Combining imaging modalities and metrics that are sensitive to various aspects of brain structure and maturation may help identify individuals that show deviations in relation to same-aged peers, and thus benefit early-risk-assessment for mental disorders. We used one timepoint multimodal brain imaging, cognitive, and questionnaire data from 1280 eight- to twenty-one-year-olds from the Philadelphia Neurodevelopmental Cohort. We estimated age-related gray and white matter properties and estimated individual deviation scores using normative modeling. Next, we tested for associations between the estimated deviation scores, and with psychopathology domain scores and cognition. More negative deviations in DTI-based fractional anisotropy (FA) and the first principal eigenvalue of the diffusion tensor (L1) were associated with higher scores on psychosis positive and prodromal symptoms and general psychopathology. A more negative deviation in cortical thickness (CT) was associated with a higher general psychopathology score. Negative deviations in global FA, surface area, L1 and CT were also associated with poorer cognitive performance. No robust associations were found between the deviation scores based on CT and DTI. The low correlations between the different multimodal magnetic resonance imaging-based deviation scores suggest that psychopathological burden in adolescence can be mapped onto partly distinct neurobiological features.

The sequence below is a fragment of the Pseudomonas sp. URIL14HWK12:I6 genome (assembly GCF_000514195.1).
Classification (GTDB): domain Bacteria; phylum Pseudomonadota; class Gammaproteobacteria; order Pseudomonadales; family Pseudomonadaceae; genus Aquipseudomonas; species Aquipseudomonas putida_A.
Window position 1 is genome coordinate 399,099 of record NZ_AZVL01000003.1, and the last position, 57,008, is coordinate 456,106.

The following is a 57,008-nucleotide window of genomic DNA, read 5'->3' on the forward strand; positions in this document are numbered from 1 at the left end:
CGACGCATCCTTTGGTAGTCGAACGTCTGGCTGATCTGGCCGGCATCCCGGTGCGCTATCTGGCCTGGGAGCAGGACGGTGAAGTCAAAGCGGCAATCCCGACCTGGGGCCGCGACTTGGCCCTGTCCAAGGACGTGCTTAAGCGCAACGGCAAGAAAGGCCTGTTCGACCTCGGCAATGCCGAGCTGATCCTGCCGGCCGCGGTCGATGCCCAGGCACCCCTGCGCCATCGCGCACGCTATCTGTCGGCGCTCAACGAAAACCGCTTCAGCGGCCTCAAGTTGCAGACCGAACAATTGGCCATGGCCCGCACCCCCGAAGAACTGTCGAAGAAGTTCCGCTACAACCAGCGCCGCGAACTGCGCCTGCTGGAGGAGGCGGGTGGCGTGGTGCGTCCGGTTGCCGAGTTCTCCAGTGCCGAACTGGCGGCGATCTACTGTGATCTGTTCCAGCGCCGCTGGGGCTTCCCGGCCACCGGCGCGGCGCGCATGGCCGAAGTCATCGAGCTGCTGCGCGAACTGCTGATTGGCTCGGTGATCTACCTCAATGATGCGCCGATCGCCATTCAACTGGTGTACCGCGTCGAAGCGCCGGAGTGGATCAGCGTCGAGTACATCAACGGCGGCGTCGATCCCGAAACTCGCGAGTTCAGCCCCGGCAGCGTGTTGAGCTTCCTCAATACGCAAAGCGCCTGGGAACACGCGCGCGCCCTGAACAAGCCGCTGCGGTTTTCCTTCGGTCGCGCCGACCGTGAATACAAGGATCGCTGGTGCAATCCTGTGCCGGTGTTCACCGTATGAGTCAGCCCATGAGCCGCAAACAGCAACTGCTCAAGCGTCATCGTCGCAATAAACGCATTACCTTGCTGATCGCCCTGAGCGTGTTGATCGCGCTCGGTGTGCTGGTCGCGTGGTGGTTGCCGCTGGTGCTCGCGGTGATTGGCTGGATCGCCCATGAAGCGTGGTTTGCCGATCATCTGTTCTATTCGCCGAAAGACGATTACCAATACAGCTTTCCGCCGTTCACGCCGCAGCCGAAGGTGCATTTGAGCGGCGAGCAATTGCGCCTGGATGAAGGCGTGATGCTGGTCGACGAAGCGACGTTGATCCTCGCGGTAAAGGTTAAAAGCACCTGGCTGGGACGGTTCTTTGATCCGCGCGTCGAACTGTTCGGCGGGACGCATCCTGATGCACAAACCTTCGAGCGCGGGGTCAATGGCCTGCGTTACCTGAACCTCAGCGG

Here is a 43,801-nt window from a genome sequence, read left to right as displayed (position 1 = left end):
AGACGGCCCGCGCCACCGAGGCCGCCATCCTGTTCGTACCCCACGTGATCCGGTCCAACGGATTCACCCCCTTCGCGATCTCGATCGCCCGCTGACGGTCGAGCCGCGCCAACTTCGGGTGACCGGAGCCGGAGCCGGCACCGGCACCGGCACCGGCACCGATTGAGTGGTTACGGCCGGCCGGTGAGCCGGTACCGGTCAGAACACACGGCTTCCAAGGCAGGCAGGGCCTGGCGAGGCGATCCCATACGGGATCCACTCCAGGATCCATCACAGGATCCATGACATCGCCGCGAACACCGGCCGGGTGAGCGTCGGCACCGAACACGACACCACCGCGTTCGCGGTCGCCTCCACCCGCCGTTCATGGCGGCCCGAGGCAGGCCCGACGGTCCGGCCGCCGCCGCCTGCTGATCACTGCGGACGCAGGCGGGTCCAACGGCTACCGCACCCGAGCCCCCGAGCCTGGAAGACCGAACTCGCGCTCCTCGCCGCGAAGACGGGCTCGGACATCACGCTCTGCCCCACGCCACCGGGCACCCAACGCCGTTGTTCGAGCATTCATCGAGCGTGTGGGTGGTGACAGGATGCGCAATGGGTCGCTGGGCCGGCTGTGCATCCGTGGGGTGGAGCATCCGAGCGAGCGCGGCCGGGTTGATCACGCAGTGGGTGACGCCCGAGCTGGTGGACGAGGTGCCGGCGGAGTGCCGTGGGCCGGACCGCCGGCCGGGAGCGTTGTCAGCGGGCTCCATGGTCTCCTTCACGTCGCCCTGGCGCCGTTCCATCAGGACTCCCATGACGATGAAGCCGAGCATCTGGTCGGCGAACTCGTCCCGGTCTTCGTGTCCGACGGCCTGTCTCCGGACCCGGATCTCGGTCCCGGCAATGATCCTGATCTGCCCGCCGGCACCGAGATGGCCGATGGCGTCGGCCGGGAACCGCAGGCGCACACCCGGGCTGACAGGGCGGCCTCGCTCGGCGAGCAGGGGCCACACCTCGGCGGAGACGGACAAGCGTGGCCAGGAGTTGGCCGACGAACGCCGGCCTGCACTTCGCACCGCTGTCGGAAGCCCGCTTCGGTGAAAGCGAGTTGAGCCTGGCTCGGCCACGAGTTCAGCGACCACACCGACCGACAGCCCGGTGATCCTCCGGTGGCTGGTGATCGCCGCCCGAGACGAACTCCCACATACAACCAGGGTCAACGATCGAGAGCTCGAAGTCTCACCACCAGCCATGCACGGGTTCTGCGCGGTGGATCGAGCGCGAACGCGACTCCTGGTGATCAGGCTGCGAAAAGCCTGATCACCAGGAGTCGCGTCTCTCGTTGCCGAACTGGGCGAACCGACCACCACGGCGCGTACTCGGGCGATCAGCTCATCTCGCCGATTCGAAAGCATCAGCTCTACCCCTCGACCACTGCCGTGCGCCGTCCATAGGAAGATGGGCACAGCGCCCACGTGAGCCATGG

Keywords: Adolescence; Brain imaging; Cognition; Normative modeling; Pnc; Psychopathology.
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